Before moving on to the all-important performance, it's worth highlighting the keyboard, which is roomy and responsive. There's even a full numpad, although there's no delineation between it and the main keyboard, which can feel weird at times. Still, the keyboard as a whole is comfortable to type on and more than capable of handling your gaming needs. The touchpad is generous too, although it isn't particularly useful when it comes to gaming. As ever, you really want a decent mouse if you're serious about gaming on the go.

The final important piece of the portable gaming puzzle is the 360Hz 1080p display, and here you're looking at a relatively massive 17.3-inch panel squeezed into what Gigabyte suggests is a 15-inch chassis. While physics would take issue with that suggestion, it does have a good screen-to-laptop ratio with thin bezels on the top and sides, and the laptop itself is ever so slightly smaller than some traditional 17-inch gaming laptops. I mean it's big, don't get me wrong, but it could be even bigger.

This brings us to the performance. And it's here where the Gigabyte Aorus 17 XE4 shines brightest. It may not be the fastest machine we've ever seen, it's not the thinnest nor quietest either, but for the money, it takes some serious beating for balancing all these things and focusing on what really counts for most gamers: performance. Here this machine is pretty much at the top of its game, and capable of outperforming more expensive laptops.

That 130W Nvidia GeForce RTX 3070 Ti is the key ingredient here, but the fact that Gigabyte has paired it with a Core i7 chip as opposed to the far-more expensive Core i9 pays dividends in the value-for-money stakes. Either way, you're looking at smooth frame rates in pretty much any game you throw at it. Metro Exodus manages 76fps with RTX pretties on, Horizon Zero Dawn 117fps, and F1 2020 tops out at a silky 180fps.

You could argue that an RTX 3070 Ti is overkill for a 1080p display, but that would be forgetting that 360Hz refresh rate. This machine, more than most, actually stands a good chance of getting a frame rate close to that refresh rate. If you enjoy a good game of Apex Legends, Valorant, or CS:GO then you're going to hit frankly ridiculous frame rates (300fps in Apex is fairly easy to achieve), and know that your losses are due to your reactions, not this laptop's inability to keep up.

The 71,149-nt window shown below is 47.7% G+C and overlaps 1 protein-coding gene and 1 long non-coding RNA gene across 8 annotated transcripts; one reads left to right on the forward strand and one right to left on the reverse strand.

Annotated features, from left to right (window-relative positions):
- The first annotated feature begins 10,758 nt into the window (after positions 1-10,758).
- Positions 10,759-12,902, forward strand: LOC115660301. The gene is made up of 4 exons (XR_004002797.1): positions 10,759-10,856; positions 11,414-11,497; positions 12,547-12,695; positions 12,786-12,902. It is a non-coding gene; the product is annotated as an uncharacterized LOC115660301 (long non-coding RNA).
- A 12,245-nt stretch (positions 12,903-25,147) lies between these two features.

The one downside is that pushing this laptop hard will punish your ears. The Aorus 17 XE4 can get annoyingly loud in use. To the point that you'll find yourself either reaching for a headset when gaming, or pushing the volume up high to try and drown out the "Windforce Infinity Cooling System" at full bore. At least you have the option of playing in Silence Mode, and there's still plenty of power on offer if you favor the quiet life, at least there is if you tackle your game's setting screen.

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(Image credit: Future)

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Obviously, £1,999 ($2,099) is still a large bag of cash to drop on any laptop, even one that is as gamey as this. It's a bit galling that so much money doesn't buy you top-of-the-range components anymore, although just throwing all the top kit into a laptop rarely actually pays off, with thermal limits often keeping such dream machines in check. Essentially paying much more than this and you're in diminishing returns territory.

The real question you need to ask yourself, is do you want your gaming to be a bit more portable? I'll admit to preferring something more modest myself, those 13- and 14-inch laptops are often far more versatile, even if they don't pack the same gaming punch that this can muster. Still, if you're looking for a serious desktop replacement, then there's plenty to love here. Particularly when it comes to actual gaming. It's just a shame it's so loud about it.

The Verdict
Gigabyte Aorus 17 XE4

The Gigabyte Aorus 17 XE4's strong core specification focuses on what matters to gamers, although it's undermined by its noisy operation and its sheer sizes isn't for everyone.

Alan Dexter

Alan has been writing about PC tech since before 3D graphics cards existed, and still vividly recalls having to fight with MS-DOS just to get games to load. He fondly remembers the killer combo of a Matrox Millenium and 3dfx Voodoo, and seeing Lara Croft in 3D for the first time. He's very glad hardware has advanced as much as it has though, and is particularly happy when putting the latest M.2 NVMe SSDs, AMD processors, and laptops through their paces. He has a long-lasting Magic: The Gathering obsession but limits this to MTG Arena these days.